“So thanks for coming, you guys.  We’re here to talk about parenting with type 1 diabetes,” said Korey.

At this point, people started doing introductions.  “Hi, I’m So-and-So and I was diagnosed with diabetes in 1998.”  or “I’ve been diabetic for 16 years and I have three children.”  Only introductions.  That’s it.

So why was I already crying? Read more »

*This blog post was originally published at Six Until Me.*

When Diabetes Requires Mad Scientist Experimentation To Get Blood Sugars In Target Range

Hoping I hit a balance as lovely and even as depicted in this here clip art from 1994.I do not enjoy basal testing.  Even though I sometimes go six hour clips without having a snack (thanks, Birdy and your busy ways), something about knowing I can’t eat or exercise makes me want to do a 5K while simultaneously chomping down on some soft serve.

But when I noticed that I was going to bed at a completely normal blood sugar, but waking up in the 180 – 220 mg/dl range for three days in a row, I knew I needed to do some basal tweaking.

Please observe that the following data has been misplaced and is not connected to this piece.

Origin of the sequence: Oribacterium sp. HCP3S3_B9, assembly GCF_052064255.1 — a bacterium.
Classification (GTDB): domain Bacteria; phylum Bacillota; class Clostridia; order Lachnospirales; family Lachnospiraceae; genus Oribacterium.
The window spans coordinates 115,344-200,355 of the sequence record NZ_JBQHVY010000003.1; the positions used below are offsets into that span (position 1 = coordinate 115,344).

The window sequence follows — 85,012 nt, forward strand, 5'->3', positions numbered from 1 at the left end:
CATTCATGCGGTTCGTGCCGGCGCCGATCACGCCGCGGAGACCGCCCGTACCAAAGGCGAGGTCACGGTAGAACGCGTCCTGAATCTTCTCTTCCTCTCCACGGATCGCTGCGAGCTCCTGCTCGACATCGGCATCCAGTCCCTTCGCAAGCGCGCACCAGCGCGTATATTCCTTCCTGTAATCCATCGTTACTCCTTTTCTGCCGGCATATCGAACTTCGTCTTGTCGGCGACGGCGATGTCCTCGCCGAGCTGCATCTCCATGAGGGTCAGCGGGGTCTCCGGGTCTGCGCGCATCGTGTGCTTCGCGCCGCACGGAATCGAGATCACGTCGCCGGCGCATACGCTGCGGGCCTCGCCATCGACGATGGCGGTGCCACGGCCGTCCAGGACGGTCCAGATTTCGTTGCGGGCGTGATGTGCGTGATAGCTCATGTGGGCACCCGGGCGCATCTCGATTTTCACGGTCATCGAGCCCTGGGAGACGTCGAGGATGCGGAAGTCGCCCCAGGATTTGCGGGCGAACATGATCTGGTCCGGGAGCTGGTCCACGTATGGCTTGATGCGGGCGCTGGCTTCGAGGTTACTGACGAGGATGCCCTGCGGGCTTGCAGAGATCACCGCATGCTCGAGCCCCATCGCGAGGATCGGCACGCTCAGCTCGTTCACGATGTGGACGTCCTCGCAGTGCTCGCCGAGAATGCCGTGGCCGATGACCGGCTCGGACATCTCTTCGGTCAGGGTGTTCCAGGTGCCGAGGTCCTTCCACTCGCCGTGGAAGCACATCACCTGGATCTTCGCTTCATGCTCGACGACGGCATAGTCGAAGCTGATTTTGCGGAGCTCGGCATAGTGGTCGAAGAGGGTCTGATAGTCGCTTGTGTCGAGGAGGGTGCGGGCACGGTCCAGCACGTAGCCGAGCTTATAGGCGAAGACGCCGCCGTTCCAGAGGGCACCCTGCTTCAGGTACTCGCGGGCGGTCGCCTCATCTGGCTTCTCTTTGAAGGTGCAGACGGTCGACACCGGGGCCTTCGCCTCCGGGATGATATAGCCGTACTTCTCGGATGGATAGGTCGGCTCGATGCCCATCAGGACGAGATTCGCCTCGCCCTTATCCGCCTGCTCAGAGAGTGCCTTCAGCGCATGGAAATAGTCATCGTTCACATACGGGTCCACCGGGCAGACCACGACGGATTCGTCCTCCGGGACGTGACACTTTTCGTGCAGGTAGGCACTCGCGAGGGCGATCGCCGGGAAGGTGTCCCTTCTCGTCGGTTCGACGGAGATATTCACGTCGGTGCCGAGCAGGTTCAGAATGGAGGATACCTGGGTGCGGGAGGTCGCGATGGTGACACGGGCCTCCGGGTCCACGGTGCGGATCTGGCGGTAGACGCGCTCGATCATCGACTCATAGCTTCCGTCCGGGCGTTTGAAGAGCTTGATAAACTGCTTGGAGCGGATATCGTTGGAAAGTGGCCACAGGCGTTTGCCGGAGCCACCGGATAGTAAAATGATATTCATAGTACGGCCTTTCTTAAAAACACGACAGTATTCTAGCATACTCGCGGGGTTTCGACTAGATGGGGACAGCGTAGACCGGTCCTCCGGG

Making adjustments to my overnight basal rates always skeeves me out.  I’m a very deep sleeper (as evidenced by the fact that Siah prowling around on the bed all night doesn’t wake me in the slightest, but makes Chris say “We’re sleeping with the door SHUT tonight,” in the morning), and I have a very healthy fear of overnight low blood sugars.  My symptoms of a low on the overnights used to be this body-drenching sweat, but since the birth of my daughter, that symptom has all but disappeared.  Now, I don’t have any symptoms at all.  Blood sugars of 60, 50, and lower don’t even register until I prick my finger and go, “Oh.  I guess I’m low?” Read more »

*This blog post was originally published at Six Until Me.*